Education

A&E’s ‘Undercover High’ Series Puts Young Adults Back in High School

By Mark Walsh — January 08, 2018 4 min read
  • Save to favorites
  • Print

The cable channel A&E announced in May 2017 that it would launch a documentary series about the modern American high school, but with a twist: There would be seven young adults, in their late teens or early 20s, who would be going back as undercover students.

The concept was intriguing, with A&E making clear that it had the support of the Topeka, Kan., school district and the principal of Highland Park High School, a racially and socioeconomically diverse school with its share of challenges.

Well, the end result is ready for prime time. “Undercover High” premieres on Tuesday on A&E at 10 p.m. Eastern and Pacific times. The first episode will be followed by a special one-hour discussion at 11 p.m. ET and PT between the show’s mental health experts and some of the participants.

I viewed the first episode, which explains the concept and introduces four of the seven undercover students as they enter Highland Park High.

The show opens with Beryl New, the principal, explaining that her school is the typical American high school, with clubs and sports. But a few years ago, administrators noticed that a lot of students were at risk. And with the explosion of teenagers’ use of mobile devices and social media, students were increasingly tuning out teachers and other adults.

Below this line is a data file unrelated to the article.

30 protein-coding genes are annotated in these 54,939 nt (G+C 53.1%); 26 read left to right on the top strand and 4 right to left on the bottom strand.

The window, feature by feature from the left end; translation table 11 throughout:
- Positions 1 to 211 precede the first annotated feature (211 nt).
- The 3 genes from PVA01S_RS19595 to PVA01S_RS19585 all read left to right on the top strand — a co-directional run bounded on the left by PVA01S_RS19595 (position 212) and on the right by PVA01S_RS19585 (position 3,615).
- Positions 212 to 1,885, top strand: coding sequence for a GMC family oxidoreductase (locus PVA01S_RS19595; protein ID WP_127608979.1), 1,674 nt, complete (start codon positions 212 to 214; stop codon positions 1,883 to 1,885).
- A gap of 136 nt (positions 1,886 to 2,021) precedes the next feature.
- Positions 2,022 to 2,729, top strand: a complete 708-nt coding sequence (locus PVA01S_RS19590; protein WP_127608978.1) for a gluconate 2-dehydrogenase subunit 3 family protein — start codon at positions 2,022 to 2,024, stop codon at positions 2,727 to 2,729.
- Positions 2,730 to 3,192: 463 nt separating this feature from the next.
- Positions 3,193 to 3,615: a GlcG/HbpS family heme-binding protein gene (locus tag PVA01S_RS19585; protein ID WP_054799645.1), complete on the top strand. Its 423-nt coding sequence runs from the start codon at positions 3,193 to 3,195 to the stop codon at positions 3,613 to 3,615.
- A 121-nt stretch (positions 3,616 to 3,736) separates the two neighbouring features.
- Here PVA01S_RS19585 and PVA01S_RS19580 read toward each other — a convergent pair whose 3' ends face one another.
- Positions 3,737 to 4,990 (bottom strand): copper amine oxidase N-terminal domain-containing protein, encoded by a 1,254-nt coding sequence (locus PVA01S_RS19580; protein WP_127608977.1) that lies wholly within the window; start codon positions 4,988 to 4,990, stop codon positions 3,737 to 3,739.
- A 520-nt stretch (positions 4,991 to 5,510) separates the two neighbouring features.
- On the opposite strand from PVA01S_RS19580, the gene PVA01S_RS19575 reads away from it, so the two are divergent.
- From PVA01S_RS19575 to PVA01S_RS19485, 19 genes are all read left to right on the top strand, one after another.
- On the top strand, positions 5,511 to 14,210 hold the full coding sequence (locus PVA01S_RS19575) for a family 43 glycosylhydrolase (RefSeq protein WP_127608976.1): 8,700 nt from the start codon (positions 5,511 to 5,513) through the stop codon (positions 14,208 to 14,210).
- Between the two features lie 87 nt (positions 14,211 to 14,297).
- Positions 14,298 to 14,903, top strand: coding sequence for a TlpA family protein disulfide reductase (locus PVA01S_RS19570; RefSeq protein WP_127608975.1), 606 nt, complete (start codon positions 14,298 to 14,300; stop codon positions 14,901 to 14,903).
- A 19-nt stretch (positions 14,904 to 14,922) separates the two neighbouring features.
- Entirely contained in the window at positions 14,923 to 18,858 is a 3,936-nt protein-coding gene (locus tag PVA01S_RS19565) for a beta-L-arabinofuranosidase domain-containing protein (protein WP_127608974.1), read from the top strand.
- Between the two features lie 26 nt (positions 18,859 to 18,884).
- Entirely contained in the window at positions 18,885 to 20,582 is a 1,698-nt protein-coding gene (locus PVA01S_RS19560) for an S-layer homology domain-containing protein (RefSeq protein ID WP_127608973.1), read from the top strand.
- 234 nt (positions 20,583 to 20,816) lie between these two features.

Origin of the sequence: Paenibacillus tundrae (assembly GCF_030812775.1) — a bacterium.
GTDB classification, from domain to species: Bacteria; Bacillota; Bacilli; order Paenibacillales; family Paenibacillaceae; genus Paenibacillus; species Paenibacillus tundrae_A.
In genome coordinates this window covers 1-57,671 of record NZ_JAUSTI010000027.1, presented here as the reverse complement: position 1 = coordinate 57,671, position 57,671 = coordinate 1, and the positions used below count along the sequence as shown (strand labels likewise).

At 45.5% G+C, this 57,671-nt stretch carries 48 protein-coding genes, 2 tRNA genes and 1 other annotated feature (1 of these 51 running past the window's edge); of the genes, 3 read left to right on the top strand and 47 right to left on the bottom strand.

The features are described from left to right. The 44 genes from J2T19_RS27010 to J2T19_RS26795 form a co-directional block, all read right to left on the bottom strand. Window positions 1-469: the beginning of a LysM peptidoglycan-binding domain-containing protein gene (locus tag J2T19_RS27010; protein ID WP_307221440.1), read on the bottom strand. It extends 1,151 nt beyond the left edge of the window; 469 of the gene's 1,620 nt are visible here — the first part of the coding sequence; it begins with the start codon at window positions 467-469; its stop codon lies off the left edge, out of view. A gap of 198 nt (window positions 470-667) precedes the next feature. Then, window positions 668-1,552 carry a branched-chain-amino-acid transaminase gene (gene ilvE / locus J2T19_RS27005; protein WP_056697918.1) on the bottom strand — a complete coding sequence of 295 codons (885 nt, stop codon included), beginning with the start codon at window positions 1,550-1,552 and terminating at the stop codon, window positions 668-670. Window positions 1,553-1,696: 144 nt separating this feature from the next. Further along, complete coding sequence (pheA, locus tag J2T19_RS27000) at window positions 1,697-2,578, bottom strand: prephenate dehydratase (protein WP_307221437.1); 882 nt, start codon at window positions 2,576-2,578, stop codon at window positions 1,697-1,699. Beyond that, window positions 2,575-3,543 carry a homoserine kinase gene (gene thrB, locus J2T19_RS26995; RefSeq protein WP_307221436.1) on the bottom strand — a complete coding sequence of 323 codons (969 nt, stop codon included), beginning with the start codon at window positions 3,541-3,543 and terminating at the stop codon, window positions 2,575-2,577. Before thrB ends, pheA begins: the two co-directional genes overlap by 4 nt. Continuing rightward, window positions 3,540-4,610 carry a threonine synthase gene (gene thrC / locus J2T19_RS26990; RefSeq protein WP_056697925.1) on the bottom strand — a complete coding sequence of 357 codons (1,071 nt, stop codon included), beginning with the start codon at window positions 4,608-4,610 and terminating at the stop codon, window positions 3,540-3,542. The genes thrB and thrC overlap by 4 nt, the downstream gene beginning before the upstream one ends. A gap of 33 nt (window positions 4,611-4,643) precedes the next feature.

“We have swearing at teachers, disrespect in class, and a lot of issues with social media,” says Danny Ackerman, the assistant principal, who along with New and Topeka Superintendent Tiffany Anderson, are the only three district officials aware that there are undercover students.

New tells the undercover students in a private meeting before the semester starts: “I’ve always wondered what a student will not tell us [administrators] that they are willing to tell a peer.

(Highland Park High has a new principal this year, and New is now listed as the district’s personnel manager.)

So here are some basics to understand the execution of the concept. Camera crews flooded the school for one semester, so students knew there was a documentary being made. They just didn’t know about the undercover students. Nor did teachers and other school personnel save for New, Ackerman, and Anderson.

The undercover students all came from other areas, and were chosen for diversity and background-checked. They moved to Topeka, gave up their own phones, credit cards—their identities, really—to become students again. The producers helped them, giving them not only new phones under their temporary identities, but setting up Facebook pages for them so they could make connections with their new school mates.